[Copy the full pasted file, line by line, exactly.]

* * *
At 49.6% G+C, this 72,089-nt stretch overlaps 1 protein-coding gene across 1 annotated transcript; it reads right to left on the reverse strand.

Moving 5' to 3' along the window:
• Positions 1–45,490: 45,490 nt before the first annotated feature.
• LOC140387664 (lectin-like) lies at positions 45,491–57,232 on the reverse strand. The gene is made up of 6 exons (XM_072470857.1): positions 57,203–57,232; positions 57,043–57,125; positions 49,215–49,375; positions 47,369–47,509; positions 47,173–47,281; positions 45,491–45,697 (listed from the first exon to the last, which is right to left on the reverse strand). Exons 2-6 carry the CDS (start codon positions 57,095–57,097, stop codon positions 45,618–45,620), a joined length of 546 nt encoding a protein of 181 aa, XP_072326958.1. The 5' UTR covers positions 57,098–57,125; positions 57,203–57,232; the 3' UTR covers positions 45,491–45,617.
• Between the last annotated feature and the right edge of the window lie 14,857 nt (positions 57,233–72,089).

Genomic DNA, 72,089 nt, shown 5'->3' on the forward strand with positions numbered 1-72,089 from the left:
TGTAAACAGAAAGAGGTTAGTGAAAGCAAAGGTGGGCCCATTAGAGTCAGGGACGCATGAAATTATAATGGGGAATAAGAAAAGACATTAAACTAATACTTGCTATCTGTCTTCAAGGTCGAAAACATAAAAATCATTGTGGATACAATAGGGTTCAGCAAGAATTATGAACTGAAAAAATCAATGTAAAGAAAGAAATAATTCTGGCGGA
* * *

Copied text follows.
At 49.6% G+C, this 72,089-nt stretch overlaps 1 protein-coding gene across 1 annotated transcript; it reads right to left on the reverse strand.

Moving 5' to 3' along the window:
• Positions 1–45,490: 45,490 nt before the first annotated feature.
• LOC140387664 (lectin-like) lies at positions 45,491–57,232 on the reverse strand. The gene is made up of 6 exons (XM_072470857.1): positions 57,203–57,232; positions 57,043–57,125; positions 49,215–49,375; positions 47,369–47,509; positions 47,173–47,281; positions 45,491–45,697 (listed from the first exon to the last, which is right to left on the reverse strand). Exons 2-6 carry the CDS (start codon positions 57,095–57,097, stop codon positions 45,618–45,620), a joined length of 546 nt encoding a protein of 181 aa, XP_072326958.1. The 5' UTR covers positions 57,098–57,125; positions 57,203–57,232; the 3' UTR covers positions 45,491–45,617.
• Between the last annotated feature and the right edge of the window lie 14,857 nt (positions 57,233–72,089).

Genomic DNA, 72,089 nt, shown 5'->3' on the forward strand with positions numbered 1-72,089 from the left:
TGTAAACAGAAAGAGGTTAGTGAAAGCAAAGGTGGGCCCATTAGAGTCAGGGACGCATGAAATTATAATGGGGAATAAGAAAAGACATTAAACTAATACTTGCTATCTGTCTTCAAGGTCGAAAACATAAAAATCATTGTGGATACAATAGGGTTCAGCAAGAATTATGAACTGAAAAAATCAATGTAAAGAAAGAAATAATTCTGGCGGA